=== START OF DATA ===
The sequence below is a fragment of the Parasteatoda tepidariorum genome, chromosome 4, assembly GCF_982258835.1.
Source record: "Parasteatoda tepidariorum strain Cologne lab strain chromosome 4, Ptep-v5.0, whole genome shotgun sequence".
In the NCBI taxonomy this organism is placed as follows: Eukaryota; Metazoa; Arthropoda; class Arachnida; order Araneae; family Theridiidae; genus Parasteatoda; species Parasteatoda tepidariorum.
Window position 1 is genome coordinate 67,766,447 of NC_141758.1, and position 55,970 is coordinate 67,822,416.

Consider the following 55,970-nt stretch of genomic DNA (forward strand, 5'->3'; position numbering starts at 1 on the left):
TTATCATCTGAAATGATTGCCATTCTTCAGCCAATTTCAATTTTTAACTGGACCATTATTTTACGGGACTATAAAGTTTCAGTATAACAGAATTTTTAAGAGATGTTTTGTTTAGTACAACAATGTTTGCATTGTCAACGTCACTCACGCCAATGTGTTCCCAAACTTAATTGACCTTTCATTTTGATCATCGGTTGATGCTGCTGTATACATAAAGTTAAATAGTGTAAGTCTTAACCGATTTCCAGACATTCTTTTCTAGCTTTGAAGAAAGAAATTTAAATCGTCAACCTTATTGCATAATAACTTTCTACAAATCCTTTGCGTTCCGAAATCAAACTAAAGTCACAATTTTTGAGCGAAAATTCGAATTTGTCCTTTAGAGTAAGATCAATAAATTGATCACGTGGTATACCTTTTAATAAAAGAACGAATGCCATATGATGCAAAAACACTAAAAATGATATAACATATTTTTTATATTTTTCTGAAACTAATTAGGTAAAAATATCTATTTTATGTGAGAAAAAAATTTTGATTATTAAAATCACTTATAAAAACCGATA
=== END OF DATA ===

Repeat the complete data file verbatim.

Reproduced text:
The sequence below is a fragment of the Parasteatoda tepidariorum genome, chromosome 4, assembly GCF_982258835.1.
Source record: "Parasteatoda tepidariorum strain Cologne lab strain chromosome 4, Ptep-v5.0, whole genome shotgun sequence".
In the NCBI taxonomy this organism is placed as follows: Eukaryota; Metazoa; Arthropoda; class Arachnida; order Araneae; family Theridiidae; genus Parasteatoda; species Parasteatoda tepidariorum.
Window position 1 is genome coordinate 67,766,447 of NC_141758.1, and position 55,970 is coordinate 67,822,416.

Consider the following 55,970-nt stretch of genomic DNA (forward strand, 5'->3'; position numbering starts at 1 on the left):
TTATCATCTGAAATGATTGCCATTCTTCAGCCAATTTCAATTTTTAACTGGACCATTATTTTACGGGACTATAAAGTTTCAGTATAACAGAATTTTTAAGAGATGTTTTGTTTAGTACAACAATGTTTGCATTGTCAACGTCACTCACGCCAATGTGTTCCCAAACTTAATTGACCTTTCATTTTGATCATCGGTTGATGCTGCTGTATACATAAAGTTAAATAGTGTAAGTCTTAACCGATTTCCAGACATTCTTTTCTAGCTTTGAAGAAAGAAATTTAAATCGTCAACCTTATTGCATAATAACTTTCTACAAATCCTTTGCGTTCCGAAATCAAACTAAAGTCACAATTTTTGAGCGAAAATTCGAATTTGTCCTTTAGAGTAAGATCAATAAATTGATCACGTGGTATACCTTTTAATAAAAGAACGAATGCCATATGATGCAAAAACACTAAAAATGATATAACATATTTTTTATATTTTTCTGAAACTAATTAGGTAAAAATATCTATTTTATGTGAGAAAAAAATTTTGATTATTAAAATCACTTATAAAAACCGATA